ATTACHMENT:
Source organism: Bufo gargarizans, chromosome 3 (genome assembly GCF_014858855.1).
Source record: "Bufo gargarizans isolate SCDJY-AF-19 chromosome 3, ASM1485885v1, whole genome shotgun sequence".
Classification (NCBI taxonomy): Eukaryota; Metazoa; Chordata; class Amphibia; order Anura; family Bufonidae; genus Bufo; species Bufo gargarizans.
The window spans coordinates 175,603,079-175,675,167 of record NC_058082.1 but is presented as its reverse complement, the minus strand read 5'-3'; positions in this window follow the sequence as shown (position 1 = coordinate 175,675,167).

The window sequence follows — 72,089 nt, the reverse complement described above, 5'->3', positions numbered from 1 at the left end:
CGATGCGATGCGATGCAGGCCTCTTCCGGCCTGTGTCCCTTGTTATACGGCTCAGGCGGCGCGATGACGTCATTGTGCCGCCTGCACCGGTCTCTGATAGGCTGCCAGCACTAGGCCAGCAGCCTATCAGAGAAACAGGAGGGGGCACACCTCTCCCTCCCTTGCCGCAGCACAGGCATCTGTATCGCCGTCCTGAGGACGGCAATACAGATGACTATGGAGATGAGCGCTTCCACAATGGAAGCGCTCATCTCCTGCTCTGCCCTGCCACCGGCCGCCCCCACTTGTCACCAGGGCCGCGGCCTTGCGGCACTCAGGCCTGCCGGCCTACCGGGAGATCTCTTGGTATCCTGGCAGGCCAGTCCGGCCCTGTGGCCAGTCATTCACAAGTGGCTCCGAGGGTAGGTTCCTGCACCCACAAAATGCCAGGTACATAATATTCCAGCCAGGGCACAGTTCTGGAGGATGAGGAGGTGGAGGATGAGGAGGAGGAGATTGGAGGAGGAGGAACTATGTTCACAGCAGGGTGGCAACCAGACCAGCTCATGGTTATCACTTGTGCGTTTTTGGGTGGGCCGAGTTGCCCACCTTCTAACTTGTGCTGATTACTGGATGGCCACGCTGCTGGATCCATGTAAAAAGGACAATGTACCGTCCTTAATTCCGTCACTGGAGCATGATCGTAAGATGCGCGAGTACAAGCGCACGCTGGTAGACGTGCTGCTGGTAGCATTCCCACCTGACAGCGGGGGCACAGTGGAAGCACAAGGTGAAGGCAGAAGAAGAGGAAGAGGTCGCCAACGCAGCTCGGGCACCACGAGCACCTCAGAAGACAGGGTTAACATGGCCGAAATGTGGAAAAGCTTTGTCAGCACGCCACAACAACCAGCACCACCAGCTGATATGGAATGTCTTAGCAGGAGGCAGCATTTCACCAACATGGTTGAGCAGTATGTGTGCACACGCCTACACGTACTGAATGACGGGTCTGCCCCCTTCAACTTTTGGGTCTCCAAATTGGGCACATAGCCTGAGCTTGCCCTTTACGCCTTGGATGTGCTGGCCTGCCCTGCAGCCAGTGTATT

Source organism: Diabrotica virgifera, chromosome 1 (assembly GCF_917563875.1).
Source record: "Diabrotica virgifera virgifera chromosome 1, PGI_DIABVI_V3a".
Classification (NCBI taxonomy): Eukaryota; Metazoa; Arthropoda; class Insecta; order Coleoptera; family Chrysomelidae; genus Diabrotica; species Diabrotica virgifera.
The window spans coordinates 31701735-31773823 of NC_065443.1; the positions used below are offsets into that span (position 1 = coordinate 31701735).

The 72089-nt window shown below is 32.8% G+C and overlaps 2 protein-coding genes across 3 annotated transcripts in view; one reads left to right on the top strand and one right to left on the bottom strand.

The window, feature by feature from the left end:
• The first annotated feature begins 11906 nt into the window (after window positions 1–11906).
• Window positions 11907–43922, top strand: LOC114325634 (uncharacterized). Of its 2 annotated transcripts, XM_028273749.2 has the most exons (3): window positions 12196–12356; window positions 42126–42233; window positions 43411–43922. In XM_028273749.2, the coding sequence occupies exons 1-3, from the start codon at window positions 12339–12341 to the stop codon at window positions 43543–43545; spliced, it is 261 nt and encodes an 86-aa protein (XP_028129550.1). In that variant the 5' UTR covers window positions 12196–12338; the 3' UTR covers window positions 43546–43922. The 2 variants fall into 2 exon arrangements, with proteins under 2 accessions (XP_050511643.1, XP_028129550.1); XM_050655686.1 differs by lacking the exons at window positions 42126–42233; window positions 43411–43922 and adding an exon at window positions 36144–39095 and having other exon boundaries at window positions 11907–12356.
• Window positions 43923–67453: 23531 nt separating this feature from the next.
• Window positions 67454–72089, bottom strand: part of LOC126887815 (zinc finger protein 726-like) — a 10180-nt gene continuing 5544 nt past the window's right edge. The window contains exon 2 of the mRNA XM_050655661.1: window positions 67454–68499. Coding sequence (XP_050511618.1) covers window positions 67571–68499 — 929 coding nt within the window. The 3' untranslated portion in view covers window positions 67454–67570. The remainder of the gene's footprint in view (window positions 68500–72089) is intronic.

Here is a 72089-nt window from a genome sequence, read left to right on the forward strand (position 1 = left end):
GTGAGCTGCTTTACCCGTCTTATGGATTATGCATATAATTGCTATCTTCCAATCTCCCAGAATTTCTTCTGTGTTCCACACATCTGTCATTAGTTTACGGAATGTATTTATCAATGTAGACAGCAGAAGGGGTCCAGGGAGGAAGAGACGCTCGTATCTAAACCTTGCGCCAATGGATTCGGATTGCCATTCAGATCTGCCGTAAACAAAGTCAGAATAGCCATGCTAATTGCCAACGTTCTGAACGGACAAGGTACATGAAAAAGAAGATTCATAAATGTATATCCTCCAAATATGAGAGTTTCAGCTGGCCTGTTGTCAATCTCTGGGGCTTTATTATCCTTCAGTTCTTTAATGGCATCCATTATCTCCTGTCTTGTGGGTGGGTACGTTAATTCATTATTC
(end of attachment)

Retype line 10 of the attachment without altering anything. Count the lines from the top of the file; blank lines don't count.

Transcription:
The window spans coordinates 31701735-31773823 of NC_065443.1; the positions used below are offsets into that span (position 1 = coordinate 31701735).